First Aid

As I’ve mentioned, I’m still a new hiker. I started just a few years ago with no childhood experience and am learning a lot every time. Sometimes it’s simple like “bring more snacks!” and sometimes it’s bigger.

Last week we went to Horseshoe Bend. It wasn’t geat for my anxiety-no rails and sheer cliffs with massive drops down to the river freak me out. My husband is a good sport and helped the kids experience the views while I focused on breathing. The “what ifs” flood my brain in situations like that.

A couple weeks ago, I was the only adult at our neighborhood park when a kindergartner fell off his scooter and sliced a big chunk off his chin. Blood was everywhere, he was panicking, and the other kids were in shock at the sight. Thankfully after some pediatric plastic surgery, he was fine, but I’ve been thinking about that since. What if a similar accident happened while the kids and I were hiking? We could trip over rocks or felled trees so easily. I don’t habitually hike with any first aid kid, though we have two in our car, and my first aid training is super out of date.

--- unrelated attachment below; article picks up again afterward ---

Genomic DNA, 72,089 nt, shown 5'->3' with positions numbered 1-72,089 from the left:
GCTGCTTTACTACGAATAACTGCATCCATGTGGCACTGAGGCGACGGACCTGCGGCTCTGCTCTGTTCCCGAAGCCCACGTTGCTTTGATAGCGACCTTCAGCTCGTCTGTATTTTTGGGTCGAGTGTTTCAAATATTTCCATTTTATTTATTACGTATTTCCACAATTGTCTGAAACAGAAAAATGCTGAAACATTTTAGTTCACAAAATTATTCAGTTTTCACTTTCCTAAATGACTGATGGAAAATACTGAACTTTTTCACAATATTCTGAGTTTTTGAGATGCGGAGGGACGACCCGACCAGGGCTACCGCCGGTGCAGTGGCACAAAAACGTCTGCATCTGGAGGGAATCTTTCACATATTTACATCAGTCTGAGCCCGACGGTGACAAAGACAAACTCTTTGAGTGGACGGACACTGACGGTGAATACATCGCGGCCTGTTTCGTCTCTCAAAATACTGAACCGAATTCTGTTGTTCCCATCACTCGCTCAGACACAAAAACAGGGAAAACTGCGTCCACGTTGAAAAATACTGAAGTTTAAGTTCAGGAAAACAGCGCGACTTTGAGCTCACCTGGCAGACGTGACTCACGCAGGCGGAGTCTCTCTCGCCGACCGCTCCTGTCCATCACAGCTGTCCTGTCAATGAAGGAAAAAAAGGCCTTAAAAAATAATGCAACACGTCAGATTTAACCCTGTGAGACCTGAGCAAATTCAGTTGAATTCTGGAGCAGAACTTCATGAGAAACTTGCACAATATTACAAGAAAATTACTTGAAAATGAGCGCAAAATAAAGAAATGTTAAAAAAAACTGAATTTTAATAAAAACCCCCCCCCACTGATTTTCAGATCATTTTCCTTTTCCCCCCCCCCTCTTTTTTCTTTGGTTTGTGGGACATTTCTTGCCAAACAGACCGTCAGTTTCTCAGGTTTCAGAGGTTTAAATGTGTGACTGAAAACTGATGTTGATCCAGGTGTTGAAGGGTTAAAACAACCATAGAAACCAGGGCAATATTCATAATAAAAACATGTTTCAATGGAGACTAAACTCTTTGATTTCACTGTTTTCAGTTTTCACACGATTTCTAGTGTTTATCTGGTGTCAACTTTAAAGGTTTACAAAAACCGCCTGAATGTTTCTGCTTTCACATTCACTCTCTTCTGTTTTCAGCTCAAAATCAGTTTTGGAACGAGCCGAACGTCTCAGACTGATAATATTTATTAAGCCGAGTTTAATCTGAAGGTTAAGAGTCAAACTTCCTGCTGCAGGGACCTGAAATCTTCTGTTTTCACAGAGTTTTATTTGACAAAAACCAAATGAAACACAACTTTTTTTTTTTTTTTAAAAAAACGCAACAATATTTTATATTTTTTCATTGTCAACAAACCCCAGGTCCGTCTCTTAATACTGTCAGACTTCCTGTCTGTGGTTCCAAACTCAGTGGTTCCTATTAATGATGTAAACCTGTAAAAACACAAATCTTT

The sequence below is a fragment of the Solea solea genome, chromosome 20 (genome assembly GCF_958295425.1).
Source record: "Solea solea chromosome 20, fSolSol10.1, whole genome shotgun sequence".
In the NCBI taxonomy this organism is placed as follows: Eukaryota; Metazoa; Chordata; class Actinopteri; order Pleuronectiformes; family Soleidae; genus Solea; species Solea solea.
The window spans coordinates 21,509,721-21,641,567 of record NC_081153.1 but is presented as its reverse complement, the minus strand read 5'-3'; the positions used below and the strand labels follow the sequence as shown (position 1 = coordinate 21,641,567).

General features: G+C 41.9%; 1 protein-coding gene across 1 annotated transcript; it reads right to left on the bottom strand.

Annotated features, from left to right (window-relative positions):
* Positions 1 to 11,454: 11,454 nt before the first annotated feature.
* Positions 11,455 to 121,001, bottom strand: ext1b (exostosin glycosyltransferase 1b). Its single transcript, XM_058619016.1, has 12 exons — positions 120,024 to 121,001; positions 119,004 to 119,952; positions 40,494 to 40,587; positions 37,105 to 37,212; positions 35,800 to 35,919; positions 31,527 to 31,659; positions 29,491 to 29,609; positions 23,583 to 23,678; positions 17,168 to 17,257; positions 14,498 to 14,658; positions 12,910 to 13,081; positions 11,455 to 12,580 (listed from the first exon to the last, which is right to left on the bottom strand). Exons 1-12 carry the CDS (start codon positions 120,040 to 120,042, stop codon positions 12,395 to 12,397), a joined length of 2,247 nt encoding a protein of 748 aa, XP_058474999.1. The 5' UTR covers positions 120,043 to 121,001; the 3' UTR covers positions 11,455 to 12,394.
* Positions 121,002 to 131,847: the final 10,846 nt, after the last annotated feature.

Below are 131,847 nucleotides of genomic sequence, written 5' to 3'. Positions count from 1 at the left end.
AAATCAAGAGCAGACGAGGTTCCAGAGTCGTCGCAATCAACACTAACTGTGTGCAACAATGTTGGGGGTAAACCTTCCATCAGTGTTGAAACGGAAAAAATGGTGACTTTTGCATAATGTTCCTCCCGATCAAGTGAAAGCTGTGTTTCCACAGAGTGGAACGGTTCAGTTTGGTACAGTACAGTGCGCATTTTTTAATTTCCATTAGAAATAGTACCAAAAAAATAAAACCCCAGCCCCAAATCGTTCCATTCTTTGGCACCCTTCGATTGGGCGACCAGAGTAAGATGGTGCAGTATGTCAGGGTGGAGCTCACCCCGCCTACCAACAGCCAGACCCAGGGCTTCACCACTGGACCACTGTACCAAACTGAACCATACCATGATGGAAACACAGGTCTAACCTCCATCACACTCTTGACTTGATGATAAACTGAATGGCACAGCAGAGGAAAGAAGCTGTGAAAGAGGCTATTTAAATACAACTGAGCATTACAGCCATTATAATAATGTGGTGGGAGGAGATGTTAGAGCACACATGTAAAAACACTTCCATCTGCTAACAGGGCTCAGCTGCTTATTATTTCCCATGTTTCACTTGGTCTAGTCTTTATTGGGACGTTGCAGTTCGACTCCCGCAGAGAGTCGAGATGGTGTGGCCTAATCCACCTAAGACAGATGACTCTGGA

The anxious part of my brain tries to convince me that staying inside, avoiding adventures and risk, will keep us all safe. Logically, I know that’s not entirely true and that if I listened to my anxiety, it would be at a big risk to the rest of our brains.

That said, I’m more determined to keep my first aid kit on me while we are hiking, and to take a refresher first aid class and/or get a wilderness specific first aid book. Hopefully with some planning, we avoid anything catastrophic. If you have any course recommendations, let me know. REI offers some (pricey) classes┬ásponsored by NOLS, the Red Cross also has some, as does Wilderness Medicine of Utah,and I’ve seen some books that may be interesting. If I find more info, I’ll update this post.